Healthy cats are usually fastidious about their grooming. Failure to groom (which leads to a dull, greasy, stained, or foul-smelling coat) can signify a medical problem. The following are some common causes of failure to groom:
- A cat that is in pain due to injury, arthritis, or illness may have difficulty maneuvering into the positions required to conduct a thorough self-cleaning.
- Ill or elderly cats may be too weak or tired to do the job.
- Obese cats have trouble grooming because they can’t reach many spots that need cleaning.
- Severe dental disease or missing teeth can make it difficult for a cat to groom himself.
- A cat that is suffering from depression due to loss of a loved one or some other problem may stop grooming.
Other Causes of Dull Coat in Cats
Dull coats don’t always result from lack of grooming. Poor nutrition (often the result of feeding bargain-brand cat food) can cause a cat’s fur to become dull. This happens because cheap cat foods tend to provide a lot of grains (an unnatural diet for cats) and not enough meat. To make matters worse, the meats in cheap foods are often meat by-products, which may contain indigestible items such as beaks, feathers, or hooves.
Cats, as obligate carnivores, need more protein and fat in their diets than omnivorous dogs and humans, so cats on low-fat weight-loss diets are particularly likely to have dull, dandruff-ridden coats and suffer dry skin or other skin problems (low-carb diets are better for helping cats lose weight while meeting their nutritional needs).
Dietary deficiencies are not the only trigger for dull coat or skin problems. Parasites; infections; serious illnesses affecting the kidneys, liver, adrenal glands, or thyroid gland; autoimmune diseases; diabetes; allergies, bathing a cat too often, or even dry winter air can all have an adverse effect on the coat. Because there are so many possible causes, you should always consult a veterinarian before using home remedies that may just mask an underlying health problem.
Treatments for Cats with Dull Coats and/or Dry Skin
To remedy the problem, you need to identify the cause. Many illnesses are treatable, and once the underlying issue is cleared up or at least managed, the cat should begin grooming again on his own or the quality of his coat will improve in response to dietary modifications or other treatments. For example, if obesity is the problem, there are ways to help fat cats lose weight.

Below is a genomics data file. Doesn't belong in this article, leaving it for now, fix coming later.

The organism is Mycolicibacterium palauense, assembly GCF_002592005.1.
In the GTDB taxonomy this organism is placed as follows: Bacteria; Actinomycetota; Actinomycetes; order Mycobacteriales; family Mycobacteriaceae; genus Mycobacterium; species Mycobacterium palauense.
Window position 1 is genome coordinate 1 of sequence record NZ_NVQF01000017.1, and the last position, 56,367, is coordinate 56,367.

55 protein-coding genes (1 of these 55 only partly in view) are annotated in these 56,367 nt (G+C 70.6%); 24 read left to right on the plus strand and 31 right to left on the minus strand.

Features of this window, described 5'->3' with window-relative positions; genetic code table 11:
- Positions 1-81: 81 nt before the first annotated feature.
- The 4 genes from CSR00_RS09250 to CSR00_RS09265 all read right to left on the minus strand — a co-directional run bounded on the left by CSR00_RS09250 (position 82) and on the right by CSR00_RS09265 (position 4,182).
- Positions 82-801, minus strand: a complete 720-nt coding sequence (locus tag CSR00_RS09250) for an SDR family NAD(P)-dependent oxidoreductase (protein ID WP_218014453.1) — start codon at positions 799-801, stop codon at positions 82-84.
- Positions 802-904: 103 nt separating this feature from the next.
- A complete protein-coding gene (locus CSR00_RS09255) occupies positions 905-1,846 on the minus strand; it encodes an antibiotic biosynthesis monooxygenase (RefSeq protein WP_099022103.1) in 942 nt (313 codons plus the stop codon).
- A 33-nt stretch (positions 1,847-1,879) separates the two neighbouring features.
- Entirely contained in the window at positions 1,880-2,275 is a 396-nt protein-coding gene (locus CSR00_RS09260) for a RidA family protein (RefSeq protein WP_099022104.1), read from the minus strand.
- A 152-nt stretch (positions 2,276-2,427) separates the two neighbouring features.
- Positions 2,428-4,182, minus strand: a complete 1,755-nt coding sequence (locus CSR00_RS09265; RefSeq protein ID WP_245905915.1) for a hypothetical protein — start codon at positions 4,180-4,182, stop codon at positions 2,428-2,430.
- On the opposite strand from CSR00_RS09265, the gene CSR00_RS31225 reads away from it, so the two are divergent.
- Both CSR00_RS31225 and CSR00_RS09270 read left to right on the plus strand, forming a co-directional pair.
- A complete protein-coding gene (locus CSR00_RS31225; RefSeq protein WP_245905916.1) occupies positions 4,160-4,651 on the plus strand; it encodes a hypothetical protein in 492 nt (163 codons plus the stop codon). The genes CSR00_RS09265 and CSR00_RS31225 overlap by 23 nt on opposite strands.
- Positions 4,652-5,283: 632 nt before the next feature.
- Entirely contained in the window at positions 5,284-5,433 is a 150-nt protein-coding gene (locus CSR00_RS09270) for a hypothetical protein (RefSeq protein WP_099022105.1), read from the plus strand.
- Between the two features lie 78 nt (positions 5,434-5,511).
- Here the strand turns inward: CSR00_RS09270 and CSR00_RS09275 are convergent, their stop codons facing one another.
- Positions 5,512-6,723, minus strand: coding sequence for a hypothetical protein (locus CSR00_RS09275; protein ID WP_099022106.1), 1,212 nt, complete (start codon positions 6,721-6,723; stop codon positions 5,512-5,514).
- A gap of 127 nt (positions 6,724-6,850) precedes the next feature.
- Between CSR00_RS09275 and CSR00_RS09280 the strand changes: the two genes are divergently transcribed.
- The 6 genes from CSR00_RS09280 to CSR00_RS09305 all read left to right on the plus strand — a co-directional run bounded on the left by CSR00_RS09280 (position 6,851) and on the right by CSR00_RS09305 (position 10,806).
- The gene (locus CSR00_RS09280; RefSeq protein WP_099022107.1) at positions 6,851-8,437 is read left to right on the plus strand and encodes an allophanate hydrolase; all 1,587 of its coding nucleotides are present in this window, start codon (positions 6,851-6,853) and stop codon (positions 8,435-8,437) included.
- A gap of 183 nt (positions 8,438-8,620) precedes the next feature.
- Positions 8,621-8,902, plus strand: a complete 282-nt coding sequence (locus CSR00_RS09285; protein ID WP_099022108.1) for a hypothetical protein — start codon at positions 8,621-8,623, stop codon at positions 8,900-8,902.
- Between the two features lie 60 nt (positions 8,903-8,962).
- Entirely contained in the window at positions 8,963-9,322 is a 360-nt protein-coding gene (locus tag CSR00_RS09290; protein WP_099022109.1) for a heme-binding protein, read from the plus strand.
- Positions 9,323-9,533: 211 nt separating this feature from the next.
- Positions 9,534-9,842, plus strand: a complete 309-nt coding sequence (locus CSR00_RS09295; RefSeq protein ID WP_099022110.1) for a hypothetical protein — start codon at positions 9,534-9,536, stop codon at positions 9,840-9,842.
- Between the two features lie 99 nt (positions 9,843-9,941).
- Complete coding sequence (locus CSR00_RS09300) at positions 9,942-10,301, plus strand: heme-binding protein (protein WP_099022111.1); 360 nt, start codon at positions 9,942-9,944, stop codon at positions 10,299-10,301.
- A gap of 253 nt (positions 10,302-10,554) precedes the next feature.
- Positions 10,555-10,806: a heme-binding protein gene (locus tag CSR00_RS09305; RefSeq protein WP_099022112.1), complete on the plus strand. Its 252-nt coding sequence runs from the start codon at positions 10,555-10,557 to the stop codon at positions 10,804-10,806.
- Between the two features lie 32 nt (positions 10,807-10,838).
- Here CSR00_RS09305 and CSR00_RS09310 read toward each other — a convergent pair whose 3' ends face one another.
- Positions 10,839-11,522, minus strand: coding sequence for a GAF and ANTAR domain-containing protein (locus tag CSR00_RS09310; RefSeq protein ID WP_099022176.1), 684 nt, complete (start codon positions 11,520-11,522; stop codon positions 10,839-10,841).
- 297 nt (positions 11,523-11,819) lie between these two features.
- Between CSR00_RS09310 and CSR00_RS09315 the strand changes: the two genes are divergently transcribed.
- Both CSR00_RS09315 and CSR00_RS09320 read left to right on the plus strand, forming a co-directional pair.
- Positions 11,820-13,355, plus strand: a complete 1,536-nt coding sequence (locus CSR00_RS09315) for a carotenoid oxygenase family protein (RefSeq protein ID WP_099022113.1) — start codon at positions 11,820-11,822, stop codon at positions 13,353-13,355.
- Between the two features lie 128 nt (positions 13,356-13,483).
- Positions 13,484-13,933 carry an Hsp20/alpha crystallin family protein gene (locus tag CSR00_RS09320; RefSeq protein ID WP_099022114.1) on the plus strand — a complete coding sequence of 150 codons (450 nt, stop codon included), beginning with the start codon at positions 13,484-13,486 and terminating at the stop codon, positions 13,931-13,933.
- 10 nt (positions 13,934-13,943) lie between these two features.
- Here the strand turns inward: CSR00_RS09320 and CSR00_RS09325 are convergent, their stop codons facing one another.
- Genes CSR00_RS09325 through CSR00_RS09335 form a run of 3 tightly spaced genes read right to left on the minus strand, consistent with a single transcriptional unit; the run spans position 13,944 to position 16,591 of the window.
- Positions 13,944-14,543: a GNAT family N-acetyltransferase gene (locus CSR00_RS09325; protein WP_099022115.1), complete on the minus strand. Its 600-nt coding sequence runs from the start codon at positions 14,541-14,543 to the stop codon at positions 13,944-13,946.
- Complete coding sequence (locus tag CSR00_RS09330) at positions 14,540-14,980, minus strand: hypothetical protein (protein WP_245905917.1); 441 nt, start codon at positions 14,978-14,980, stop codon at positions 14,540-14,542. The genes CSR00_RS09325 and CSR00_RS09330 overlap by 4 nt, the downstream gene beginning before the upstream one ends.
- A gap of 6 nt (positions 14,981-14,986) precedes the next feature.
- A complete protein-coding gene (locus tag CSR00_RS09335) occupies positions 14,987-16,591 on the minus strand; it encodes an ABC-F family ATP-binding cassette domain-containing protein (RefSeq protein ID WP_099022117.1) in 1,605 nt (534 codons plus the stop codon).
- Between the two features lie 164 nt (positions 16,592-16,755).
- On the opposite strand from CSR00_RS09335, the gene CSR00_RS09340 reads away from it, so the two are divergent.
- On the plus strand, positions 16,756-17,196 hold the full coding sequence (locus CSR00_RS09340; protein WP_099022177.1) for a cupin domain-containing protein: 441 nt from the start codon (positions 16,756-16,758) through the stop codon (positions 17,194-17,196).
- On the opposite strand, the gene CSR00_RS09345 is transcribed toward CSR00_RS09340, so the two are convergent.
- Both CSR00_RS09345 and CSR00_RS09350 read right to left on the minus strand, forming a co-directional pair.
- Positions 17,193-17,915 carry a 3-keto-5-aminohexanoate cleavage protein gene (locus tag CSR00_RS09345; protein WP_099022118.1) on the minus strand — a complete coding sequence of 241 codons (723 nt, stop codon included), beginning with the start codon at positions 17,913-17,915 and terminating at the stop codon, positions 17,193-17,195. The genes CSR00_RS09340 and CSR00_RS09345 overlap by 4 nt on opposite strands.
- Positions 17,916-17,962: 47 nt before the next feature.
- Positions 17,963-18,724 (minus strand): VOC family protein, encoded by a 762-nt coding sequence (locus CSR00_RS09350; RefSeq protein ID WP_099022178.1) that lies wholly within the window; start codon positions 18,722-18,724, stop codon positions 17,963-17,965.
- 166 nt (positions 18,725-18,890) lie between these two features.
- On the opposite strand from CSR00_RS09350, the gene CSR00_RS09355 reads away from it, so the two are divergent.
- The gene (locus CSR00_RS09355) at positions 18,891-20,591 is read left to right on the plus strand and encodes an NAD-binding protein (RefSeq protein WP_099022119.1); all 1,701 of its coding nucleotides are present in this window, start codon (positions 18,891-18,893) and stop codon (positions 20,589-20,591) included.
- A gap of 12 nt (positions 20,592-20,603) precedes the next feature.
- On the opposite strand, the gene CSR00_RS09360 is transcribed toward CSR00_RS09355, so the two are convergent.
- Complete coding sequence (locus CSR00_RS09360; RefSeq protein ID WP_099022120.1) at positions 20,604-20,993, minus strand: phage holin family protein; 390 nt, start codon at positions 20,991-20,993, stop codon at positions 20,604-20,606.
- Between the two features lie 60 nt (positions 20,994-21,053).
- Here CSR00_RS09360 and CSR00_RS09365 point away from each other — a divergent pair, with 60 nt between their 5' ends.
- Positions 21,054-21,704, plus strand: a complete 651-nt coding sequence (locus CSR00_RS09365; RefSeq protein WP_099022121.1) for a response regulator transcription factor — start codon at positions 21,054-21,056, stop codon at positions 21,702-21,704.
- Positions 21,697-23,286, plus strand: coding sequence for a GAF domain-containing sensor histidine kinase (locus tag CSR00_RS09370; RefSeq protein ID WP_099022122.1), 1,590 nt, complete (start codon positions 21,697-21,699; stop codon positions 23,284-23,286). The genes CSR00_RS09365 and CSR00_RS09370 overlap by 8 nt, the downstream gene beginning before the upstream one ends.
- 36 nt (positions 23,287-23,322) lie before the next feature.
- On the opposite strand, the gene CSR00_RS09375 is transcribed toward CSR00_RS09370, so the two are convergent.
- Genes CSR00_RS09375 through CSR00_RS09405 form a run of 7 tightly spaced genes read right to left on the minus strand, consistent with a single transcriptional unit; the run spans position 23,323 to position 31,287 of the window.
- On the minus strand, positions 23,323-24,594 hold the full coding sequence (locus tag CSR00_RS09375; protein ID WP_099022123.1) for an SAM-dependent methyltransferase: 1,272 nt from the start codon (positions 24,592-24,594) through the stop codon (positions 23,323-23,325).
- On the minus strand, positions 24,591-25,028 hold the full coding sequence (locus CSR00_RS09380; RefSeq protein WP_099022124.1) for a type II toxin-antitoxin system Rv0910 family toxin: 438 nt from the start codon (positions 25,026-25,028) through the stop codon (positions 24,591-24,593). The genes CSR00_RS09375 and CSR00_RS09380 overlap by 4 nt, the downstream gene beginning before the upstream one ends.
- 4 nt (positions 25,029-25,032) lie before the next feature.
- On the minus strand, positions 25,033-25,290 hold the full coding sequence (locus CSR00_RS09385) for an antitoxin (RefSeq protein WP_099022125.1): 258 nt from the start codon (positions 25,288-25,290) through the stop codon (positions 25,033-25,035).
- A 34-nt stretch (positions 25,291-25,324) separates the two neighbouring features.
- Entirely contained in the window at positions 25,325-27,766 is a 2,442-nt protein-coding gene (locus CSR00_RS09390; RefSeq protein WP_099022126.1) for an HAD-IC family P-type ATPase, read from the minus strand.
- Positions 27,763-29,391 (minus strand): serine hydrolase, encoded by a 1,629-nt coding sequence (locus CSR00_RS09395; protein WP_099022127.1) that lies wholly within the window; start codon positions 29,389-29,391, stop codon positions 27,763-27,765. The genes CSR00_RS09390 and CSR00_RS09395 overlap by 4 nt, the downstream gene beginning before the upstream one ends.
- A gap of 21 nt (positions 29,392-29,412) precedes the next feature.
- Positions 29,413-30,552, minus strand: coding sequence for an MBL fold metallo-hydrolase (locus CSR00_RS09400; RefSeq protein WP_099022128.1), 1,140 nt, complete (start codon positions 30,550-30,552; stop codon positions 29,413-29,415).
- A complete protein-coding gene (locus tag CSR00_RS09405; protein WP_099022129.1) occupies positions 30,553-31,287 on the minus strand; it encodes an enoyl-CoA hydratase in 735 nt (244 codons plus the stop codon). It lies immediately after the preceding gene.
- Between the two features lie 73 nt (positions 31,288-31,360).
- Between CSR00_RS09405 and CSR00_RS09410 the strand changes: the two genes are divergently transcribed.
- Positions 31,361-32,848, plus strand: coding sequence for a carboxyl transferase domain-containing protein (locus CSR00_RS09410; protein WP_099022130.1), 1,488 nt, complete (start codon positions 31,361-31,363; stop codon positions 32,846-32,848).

An elderly, arthritic, or toothless cat may require help grooming. There are combs for cats specially designed to deal with greasy, matted undercoats. Any staining on the fur can be dealt with using a damp pet wipe or cloth. Most cats appreciate the effort and enjoy the quality time spent with their owners, and an added benefit of grooming your cat is that removing loose hair reduces the likelihood that the cat will suffer from hairballs (or that you’ll suffer from having to clean up vomited hairballs).
Longhaired cats are particularly likely to suffer from matted fur in old age, but regular grooming can keep their coats looking good. Many owners also trim the fur under the tail of longhaired cats that can’t groom properly to prevent feces or cat litter from sticking to the area. See Grooming Cats for more detailed instructions.
To increase the shininess of your cat’s coat, in addition to regular grooming:
- Take your cat in for a veterinary checkup to identify any health issues that may be contributing to the problem.
- Feed a high-protein diet (premium wet foods should provide this – check the label to make sure the first ingredient – and preferably the second as well – are animal proteins, not by-products, wheat, or corn).
- Ask your veterinarian about nutritional supplements if you suspect a nutrient deficiency.
For more cat articles, see the main Cats page.
This article is provided for informational purposes only and is not intended as a substitute for veterinary consultation and care.
- Bloomenstock, K. (2011). “Why Is Your Cat Not Grooming Himself?” Animal Planet, AnimalDiscovery.com.
- Fries, W.C., Reviewed by Scott, K., DVM, DACVIM. (2010). “Cat Nutrition for a Healthy Coat.” Pets.WebMD.com.
- Hartwell, S. (2000). “Growing Old Gracefully.” MessyBeast.com.
- Plotnick, A., DVM. (2011). “How Do I Cure My Cat’s Dry Skin?” CatChannel.com.